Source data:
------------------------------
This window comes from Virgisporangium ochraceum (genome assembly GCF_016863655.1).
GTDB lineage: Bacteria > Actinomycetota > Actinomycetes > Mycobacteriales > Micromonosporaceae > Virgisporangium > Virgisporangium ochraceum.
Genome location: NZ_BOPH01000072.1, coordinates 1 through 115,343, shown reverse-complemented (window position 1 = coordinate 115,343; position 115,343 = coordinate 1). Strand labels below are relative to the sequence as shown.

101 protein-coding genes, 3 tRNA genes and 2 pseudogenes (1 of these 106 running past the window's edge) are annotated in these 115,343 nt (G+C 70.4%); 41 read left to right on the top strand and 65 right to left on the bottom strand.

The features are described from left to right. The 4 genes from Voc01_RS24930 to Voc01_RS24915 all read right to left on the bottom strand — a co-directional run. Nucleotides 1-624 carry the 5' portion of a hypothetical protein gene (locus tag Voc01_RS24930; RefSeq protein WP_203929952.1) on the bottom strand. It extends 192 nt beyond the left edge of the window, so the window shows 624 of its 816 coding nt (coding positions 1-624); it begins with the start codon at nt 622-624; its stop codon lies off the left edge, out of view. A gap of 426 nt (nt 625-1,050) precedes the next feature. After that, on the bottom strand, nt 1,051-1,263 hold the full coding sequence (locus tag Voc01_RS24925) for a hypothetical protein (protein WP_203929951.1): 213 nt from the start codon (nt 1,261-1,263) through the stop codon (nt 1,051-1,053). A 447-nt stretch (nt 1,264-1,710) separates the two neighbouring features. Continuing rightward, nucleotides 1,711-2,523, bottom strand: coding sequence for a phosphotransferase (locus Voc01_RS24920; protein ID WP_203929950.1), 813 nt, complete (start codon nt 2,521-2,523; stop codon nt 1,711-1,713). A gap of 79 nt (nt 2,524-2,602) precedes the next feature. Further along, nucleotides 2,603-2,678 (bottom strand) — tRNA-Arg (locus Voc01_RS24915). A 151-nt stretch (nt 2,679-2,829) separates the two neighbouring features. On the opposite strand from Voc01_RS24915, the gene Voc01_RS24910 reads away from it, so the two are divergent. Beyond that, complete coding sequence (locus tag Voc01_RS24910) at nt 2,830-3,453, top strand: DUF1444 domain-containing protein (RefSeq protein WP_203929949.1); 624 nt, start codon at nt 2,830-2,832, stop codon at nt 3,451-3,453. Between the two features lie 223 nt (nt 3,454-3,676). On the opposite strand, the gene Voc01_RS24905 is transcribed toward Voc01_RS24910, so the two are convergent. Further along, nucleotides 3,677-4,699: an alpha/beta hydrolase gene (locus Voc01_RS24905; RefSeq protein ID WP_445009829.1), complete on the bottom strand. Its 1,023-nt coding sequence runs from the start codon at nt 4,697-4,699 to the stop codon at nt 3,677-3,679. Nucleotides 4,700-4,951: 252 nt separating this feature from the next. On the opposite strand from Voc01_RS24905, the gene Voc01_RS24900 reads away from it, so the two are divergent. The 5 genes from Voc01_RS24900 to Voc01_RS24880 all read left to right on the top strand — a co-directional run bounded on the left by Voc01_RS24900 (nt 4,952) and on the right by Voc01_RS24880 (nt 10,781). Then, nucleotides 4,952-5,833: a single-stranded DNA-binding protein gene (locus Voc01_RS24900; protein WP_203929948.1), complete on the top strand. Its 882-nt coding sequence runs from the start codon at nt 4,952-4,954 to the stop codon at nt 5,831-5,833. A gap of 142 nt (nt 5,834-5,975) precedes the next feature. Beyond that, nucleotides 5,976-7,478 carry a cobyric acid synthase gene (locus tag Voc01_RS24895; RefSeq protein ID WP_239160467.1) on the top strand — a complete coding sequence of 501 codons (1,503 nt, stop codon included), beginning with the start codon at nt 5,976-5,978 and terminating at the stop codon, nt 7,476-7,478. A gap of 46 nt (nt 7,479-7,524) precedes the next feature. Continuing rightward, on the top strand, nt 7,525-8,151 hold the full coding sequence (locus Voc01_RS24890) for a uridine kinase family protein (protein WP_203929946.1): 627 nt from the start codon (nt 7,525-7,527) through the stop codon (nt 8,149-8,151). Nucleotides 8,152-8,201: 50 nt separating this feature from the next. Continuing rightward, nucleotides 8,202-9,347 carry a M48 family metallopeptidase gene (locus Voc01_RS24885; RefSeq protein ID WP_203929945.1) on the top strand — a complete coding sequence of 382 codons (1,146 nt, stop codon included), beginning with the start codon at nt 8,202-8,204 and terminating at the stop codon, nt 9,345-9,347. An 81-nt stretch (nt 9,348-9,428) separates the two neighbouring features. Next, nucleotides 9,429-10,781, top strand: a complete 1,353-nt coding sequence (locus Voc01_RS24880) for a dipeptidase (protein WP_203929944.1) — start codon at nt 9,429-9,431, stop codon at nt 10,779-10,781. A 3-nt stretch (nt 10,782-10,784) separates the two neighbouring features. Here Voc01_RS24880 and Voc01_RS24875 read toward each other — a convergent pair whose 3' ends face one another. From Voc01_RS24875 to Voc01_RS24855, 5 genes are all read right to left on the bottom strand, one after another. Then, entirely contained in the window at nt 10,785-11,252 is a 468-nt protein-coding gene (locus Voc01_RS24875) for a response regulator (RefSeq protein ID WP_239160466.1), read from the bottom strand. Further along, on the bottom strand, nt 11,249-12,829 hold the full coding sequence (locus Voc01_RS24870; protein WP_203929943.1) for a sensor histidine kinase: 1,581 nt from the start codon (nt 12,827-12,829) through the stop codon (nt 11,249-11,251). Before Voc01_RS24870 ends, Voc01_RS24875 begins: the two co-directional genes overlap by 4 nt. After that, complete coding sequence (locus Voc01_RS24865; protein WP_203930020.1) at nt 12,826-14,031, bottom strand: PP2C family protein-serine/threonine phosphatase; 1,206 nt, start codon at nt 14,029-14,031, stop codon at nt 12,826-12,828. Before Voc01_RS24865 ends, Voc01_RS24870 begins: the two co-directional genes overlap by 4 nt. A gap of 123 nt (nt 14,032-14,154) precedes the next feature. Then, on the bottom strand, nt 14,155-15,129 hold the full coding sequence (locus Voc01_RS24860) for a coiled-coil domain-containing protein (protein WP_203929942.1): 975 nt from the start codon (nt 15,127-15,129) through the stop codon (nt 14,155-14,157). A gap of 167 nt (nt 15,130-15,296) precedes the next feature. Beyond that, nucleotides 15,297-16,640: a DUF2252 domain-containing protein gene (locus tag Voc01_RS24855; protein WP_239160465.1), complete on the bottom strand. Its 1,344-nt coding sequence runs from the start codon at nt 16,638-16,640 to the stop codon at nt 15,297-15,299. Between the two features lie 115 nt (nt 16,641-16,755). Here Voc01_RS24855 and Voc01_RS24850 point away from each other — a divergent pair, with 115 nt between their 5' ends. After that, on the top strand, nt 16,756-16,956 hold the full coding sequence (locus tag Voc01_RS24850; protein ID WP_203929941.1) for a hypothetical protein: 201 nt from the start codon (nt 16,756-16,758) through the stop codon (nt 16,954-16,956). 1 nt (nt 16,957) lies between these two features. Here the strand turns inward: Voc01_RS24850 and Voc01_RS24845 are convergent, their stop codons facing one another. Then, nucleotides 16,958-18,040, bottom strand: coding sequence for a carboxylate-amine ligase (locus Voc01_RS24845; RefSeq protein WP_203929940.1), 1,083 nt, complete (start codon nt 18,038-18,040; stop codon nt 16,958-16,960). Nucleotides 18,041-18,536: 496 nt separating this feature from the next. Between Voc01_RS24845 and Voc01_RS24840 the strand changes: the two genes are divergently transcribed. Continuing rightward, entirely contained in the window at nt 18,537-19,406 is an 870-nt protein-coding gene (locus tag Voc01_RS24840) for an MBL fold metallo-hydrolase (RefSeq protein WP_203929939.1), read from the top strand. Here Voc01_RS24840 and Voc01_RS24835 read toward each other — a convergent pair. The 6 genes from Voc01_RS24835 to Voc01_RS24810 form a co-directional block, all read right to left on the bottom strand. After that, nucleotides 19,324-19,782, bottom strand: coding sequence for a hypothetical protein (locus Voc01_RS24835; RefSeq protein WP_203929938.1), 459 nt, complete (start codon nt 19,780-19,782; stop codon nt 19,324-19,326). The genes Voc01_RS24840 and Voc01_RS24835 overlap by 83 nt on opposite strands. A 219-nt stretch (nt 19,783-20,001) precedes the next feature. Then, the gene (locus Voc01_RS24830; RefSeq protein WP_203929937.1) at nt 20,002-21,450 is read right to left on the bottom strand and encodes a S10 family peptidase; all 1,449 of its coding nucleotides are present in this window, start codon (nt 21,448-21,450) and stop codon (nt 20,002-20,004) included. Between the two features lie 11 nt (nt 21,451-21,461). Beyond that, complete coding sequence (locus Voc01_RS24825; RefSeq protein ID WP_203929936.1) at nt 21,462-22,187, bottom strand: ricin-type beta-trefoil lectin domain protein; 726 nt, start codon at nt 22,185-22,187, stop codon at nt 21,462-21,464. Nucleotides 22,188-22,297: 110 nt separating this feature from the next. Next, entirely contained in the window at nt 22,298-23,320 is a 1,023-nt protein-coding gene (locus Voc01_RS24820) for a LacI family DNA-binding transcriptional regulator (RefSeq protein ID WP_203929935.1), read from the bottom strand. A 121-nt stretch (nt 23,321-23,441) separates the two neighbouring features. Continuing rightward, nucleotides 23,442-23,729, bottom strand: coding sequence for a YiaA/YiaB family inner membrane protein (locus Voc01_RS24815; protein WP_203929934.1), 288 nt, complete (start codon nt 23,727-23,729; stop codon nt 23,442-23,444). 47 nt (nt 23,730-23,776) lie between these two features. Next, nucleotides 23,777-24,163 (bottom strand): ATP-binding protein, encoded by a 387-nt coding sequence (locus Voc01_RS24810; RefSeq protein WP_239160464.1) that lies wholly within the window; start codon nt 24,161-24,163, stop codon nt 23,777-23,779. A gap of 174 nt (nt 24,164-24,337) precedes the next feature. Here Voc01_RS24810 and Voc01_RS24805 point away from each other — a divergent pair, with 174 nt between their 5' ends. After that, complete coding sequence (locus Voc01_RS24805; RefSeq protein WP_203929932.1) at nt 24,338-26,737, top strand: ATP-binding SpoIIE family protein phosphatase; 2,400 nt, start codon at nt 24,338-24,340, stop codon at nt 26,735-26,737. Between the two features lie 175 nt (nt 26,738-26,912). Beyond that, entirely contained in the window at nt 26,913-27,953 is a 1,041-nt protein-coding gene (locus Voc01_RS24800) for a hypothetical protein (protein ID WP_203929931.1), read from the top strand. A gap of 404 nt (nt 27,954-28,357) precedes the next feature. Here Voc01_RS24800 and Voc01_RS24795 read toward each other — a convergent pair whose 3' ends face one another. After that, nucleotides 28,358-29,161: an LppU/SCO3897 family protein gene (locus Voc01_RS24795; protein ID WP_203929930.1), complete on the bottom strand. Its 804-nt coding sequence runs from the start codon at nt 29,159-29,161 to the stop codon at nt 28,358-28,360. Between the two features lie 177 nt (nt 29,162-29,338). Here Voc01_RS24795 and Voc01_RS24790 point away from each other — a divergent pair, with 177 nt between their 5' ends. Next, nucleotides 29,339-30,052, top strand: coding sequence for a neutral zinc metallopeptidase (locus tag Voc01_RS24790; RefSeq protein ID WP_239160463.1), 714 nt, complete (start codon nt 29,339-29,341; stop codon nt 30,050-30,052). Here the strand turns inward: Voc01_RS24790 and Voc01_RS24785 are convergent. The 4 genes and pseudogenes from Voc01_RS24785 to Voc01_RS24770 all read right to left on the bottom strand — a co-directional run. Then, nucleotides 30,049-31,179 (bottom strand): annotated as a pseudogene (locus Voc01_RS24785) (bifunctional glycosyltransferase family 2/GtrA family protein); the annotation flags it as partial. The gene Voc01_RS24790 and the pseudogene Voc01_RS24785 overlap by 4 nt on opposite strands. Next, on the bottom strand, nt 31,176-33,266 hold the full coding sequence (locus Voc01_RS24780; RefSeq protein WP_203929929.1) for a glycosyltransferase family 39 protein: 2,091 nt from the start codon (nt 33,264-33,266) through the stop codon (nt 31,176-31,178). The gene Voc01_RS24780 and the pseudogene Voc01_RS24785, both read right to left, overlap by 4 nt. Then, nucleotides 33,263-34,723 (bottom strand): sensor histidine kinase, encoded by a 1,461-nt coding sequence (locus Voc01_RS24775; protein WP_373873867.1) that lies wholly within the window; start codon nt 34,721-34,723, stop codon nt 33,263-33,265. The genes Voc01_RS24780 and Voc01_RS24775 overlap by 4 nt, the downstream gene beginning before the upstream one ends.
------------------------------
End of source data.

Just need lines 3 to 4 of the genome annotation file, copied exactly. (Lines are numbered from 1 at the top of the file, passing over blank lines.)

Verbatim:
Genome location: NZ_BOPH01000072.1, coordinates 1 through 115,343, shown reverse-complemented (window position 1 = coordinate 115,343; position 115,343 = coordinate 1). Strand labels below are relative to the sequence as shown.

101 protein-coding genes, 3 tRNA genes and 2 pseudogenes (1 of these 106 running past the window's edge) are annotated in these 115,343 nt (G+C 70.4%); 41 read left to right on the top strand and 65 right to left on the bottom strand.